Challenges of Living with a Chronic Inflammatory Bowel Disease – Interview
Ulcerative colitis is a chronic, progressive inflammatory bowel disease that causes ulcerations and inflammation in the large intestine, causing symptoms that include abdominal pain and the frequent or urgent need for bowel movements.
Approximately 3 million adults in the United States
are affected by inflammatory bowel disease (either Crohn’s disease or ulcerative colitis); and while there have been promising advancements, factors including disease extent, severity, and response to treatment still necessitate treatment plans that are mindfully individualized to each patient.
Chris Arthur first began experiencing symptoms of ulcerative colitis at 19 years old, when he had aspirations of being a professional race car driver. Unfortunately, he was sidelined by the disease shortly after the pursuit of his dream.
He says he went from being a healthy athlete to having his activities severely limited and unable to participate in any sports. He became semi-bedridden for two years, lost 120 pounds and was struggling both physically and emotionally.
He consulted with several doctors,
underwent tests and was prescribed medication, but nothing seemed to help. Finally, after a visit to a gastroenterologist, Chris was starting to make progress and was prescribed new treatments that gave him a new outlook and the confidence that he can still return to a sense of normalcy in his life.
Chris is now on a therapy treatment that has helped to get his disease under control. It’s allowed him to live life on his terms, pursuing a career as a Hollywood stunt man while also working as a racing car instructor. He has a family and is once again pursuing the opportunity to participate in a professional race.
Chris says while ulcerative colitis
can be daunting and demoralizing at times, he wants others who have the disease to know there is help and hope for them, too.
Join me in a recent interview with Chris Arthur as he talked about his inspiring journey, the treatment that helped him resume his life, and how he wants to work to motivate and educate others about the disease.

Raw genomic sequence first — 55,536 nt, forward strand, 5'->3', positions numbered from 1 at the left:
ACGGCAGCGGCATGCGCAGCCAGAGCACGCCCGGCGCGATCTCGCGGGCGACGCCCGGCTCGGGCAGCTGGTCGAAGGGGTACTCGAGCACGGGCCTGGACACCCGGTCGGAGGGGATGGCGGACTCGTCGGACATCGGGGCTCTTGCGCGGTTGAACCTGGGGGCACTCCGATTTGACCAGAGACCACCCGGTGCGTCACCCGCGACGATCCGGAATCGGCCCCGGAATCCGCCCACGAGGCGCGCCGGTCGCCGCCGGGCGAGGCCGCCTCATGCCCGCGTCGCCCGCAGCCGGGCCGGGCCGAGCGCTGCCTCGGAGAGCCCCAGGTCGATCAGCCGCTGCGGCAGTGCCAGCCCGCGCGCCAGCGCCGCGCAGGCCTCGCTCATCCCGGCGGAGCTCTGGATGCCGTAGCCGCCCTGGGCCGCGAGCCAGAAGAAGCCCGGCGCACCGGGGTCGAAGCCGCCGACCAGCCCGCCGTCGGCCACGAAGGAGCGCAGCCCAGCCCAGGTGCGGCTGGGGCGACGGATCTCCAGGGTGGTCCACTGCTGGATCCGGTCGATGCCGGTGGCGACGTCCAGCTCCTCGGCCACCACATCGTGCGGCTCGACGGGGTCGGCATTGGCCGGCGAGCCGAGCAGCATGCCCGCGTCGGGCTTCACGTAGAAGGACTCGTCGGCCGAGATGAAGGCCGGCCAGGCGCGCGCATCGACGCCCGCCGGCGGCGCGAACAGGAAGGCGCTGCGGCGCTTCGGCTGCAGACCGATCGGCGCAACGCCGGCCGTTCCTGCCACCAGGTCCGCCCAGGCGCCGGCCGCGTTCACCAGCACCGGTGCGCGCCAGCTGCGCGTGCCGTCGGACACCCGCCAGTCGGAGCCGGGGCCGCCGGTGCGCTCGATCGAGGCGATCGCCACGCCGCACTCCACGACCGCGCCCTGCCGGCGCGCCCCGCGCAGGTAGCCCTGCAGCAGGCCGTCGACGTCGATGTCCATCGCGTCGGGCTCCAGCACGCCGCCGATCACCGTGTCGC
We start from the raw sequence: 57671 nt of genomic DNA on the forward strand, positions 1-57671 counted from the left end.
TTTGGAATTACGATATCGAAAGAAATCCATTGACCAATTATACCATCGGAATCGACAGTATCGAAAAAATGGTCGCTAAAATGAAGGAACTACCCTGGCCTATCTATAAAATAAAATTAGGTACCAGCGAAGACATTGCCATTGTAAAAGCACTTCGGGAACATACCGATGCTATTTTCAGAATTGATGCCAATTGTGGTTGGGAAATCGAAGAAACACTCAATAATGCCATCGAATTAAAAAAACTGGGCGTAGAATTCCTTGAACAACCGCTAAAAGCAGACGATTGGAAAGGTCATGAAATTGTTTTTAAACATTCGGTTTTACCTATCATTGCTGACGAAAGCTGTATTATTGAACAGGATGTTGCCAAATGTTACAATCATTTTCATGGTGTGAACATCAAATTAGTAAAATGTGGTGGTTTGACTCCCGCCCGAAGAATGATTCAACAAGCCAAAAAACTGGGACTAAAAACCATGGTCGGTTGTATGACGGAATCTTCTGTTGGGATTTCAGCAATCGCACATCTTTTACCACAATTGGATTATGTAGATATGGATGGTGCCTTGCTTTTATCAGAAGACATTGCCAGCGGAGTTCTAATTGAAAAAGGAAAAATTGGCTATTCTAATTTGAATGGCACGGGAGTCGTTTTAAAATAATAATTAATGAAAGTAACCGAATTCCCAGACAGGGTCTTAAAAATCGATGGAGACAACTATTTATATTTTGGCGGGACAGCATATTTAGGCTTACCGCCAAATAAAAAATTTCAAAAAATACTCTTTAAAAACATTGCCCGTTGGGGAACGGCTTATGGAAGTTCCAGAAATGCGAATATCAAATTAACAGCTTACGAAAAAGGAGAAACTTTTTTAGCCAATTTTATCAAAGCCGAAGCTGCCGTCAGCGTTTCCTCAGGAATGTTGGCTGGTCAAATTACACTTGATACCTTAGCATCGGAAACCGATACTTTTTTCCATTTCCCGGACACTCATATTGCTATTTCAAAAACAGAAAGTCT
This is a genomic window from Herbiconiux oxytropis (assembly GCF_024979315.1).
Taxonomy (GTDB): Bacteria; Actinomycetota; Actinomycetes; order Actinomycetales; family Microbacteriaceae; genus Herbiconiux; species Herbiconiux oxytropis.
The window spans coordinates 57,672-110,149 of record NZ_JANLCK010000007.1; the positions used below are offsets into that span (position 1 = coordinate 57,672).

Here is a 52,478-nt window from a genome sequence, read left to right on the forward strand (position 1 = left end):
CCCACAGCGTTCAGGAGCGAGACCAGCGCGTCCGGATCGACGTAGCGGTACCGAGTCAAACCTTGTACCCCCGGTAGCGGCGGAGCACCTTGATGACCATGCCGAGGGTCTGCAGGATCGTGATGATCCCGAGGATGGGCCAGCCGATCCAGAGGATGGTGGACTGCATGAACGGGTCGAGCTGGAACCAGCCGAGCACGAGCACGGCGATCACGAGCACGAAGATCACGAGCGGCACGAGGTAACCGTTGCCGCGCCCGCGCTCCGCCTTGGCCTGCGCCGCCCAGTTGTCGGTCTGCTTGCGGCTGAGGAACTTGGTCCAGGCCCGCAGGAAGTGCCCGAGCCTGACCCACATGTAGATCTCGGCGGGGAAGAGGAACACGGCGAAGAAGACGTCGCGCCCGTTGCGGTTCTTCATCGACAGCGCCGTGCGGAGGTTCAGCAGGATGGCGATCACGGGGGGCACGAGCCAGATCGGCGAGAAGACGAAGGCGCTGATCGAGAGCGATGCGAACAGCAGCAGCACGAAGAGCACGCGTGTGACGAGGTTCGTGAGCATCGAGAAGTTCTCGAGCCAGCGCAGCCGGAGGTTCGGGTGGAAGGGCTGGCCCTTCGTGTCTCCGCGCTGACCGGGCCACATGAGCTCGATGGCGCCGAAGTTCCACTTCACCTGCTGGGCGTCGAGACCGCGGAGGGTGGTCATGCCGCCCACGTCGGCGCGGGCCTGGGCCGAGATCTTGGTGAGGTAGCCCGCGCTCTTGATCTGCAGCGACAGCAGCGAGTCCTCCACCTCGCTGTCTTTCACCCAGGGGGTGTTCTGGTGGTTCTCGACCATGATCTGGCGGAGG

Also joining him, was Dr. Arthur Kornbluth, a Gastroenterologist and Clinical Professor of Medicine at Mount Sinai School of Medicine in New York, as he outlined more about the disease, discussed the latest treatment options, and provided tips on how to collaborate with your doctor to best manage ulcerative colitis symptoms.
See the entire interview here:
Stunt Performer / Race Car Driver, diagnosed with ulcerative colitis at age 19
When Chris Arthur was 19 years old he began experiencing symptoms of ulcerative colitis, putting his dreams of being a professional race car driver on hold. After years of setbacks and meetings with several doctors, he began working with a gastroenterologist who finally helped him identify a treatment option to make progress in addressing his symptoms.
Chris now has a career as a stunt performer for movies and television, has worked as a race instructor, has been able to have a family, and is reembarking on this racing aspirations. He looks forward to sharing his story with others who may be impacted by inflammatory bowel diseases.
Asher Arthur Kornbluth, M.D.
Clinical Professor of Medicine, Icahn School of Medicine at Mount Sinai, and in Private Practice at New York Gastroenterology Associates
A practicing gastroenterologist in New York City, specializing in the care of patients with the inflammatory bowel diseases Crohn’s disease and ulcerative colitis, Dr. Kornbluth received his medical degree from SUNY Downstate College of Medicine in Brooklyn.
After completing training at the Albert Einstein College of Medicine in the Bronx, serving as both resident and chief resident, he completed his gastroenterology fellowship at Mount Sinai in New York. He has gone on to be a national and international educator, mentor to generations of physicians and widely published medical author, and is repeatedly ranked by his physician peers among America’s top gastroenterologists over the last 30 years.
Interview courtesy: Janssen Biotech, Inc.